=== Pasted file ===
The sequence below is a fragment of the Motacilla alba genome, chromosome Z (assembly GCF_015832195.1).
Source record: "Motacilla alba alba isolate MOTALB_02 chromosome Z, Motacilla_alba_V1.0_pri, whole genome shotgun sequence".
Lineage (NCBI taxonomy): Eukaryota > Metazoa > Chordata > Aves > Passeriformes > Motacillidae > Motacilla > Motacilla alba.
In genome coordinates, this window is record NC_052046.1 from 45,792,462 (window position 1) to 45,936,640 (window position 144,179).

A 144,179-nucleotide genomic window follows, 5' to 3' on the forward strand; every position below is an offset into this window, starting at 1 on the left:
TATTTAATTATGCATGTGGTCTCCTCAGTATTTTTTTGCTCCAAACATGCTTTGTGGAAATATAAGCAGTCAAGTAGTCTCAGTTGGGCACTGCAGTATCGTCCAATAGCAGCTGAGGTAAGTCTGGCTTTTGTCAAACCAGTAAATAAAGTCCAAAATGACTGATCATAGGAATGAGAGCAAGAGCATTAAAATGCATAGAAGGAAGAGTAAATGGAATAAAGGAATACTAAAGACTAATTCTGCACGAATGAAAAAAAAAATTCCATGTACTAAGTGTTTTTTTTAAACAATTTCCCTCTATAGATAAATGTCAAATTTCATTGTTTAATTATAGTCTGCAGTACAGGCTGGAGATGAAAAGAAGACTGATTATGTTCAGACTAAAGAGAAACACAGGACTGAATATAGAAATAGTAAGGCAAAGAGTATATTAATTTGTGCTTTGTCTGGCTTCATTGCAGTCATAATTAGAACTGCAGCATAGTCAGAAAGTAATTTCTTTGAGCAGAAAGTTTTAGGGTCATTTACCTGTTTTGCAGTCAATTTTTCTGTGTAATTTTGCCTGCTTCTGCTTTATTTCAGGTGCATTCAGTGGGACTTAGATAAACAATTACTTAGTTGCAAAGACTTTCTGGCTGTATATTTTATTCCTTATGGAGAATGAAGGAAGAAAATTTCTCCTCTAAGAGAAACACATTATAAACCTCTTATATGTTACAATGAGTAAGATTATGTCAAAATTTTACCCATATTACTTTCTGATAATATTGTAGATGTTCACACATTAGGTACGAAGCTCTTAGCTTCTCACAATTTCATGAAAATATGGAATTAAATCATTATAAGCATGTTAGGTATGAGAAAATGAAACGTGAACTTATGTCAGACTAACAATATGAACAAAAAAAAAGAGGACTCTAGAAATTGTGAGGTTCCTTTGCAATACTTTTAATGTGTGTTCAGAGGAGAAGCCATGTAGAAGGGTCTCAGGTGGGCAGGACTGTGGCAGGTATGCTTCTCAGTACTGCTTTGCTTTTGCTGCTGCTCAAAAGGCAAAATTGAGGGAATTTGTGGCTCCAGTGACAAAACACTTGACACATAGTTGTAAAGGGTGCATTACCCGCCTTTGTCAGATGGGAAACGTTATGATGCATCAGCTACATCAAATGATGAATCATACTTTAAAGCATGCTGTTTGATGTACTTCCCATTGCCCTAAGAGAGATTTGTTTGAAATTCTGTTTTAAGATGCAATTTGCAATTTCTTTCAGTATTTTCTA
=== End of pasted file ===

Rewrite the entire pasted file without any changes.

The sequence below is a fragment of the Motacilla alba genome, chromosome Z (assembly GCF_015832195.1).
Source record: "Motacilla alba alba isolate MOTALB_02 chromosome Z, Motacilla_alba_V1.0_pri, whole genome shotgun sequence".
Lineage (NCBI taxonomy): Eukaryota > Metazoa > Chordata > Aves > Passeriformes > Motacillidae > Motacilla > Motacilla alba.
In genome coordinates, this window is record NC_052046.1 from 45,792,462 (window position 1) to 45,936,640 (window position 144,179).

A 144,179-nucleotide genomic window follows, 5' to 3' on the forward strand; every position below is an offset into this window, starting at 1 on the left:
TATTTAATTATGCATGTGGTCTCCTCAGTATTTTTTTGCTCCAAACATGCTTTGTGGAAATATAAGCAGTCAAGTAGTCTCAGTTGGGCACTGCAGTATCGTCCAATAGCAGCTGAGGTAAGTCTGGCTTTTGTCAAACCAGTAAATAAAGTCCAAAATGACTGATCATAGGAATGAGAGCAAGAGCATTAAAATGCATAGAAGGAAGAGTAAATGGAATAAAGGAATACTAAAGACTAATTCTGCACGAATGAAAAAAAAAATTCCATGTACTAAGTGTTTTTTTTAAACAATTTCCCTCTATAGATAAATGTCAAATTTCATTGTTTAATTATAGTCTGCAGTACAGGCTGGAGATGAAAAGAAGACTGATTATGTTCAGACTAAAGAGAAACACAGGACTGAATATAGAAATAGTAAGGCAAAGAGTATATTAATTTGTGCTTTGTCTGGCTTCATTGCAGTCATAATTAGAACTGCAGCATAGTCAGAAAGTAATTTCTTTGAGCAGAAAGTTTTAGGGTCATTTACCTGTTTTGCAGTCAATTTTTCTGTGTAATTTTGCCTGCTTCTGCTTTATTTCAGGTGCATTCAGTGGGACTTAGATAAACAATTACTTAGTTGCAAAGACTTTCTGGCTGTATATTTTATTCCTTATGGAGAATGAAGGAAGAAAATTTCTCCTCTAAGAGAAACACATTATAAACCTCTTATATGTTACAATGAGTAAGATTATGTCAAAATTTTACCCATATTACTTTCTGATAATATTGTAGATGTTCACACATTAGGTACGAAGCTCTTAGCTTCTCACAATTTCATGAAAATATGGAATTAAATCATTATAAGCATGTTAGGTATGAGAAAATGAAACGTGAACTTATGTCAGACTAACAATATGAACAAAAAAAAAGAGGACTCTAGAAATTGTGAGGTTCCTTTGCAATACTTTTAATGTGTGTTCAGAGGAGAAGCCATGTAGAAGGGTCTCAGGTGGGCAGGACTGTGGCAGGTATGCTTCTCAGTACTGCTTTGCTTTTGCTGCTGCTCAAAAGGCAAAATTGAGGGAATTTGTGGCTCCAGTGACAAAACACTTGACACATAGTTGTAAAGGGTGCATTACCCGCCTTTGTCAGATGGGAAACGTTATGATGCATCAGCTACATCAAATGATGAATCATACTTTAAAGCATGCTGTTTGATGTACTTCCCATTGCCCTAAGAGAGATTTGTTTGAAATTCTGTTTTAAGATGCAATTTGCAATTTCTTTCAGTATTTTCTA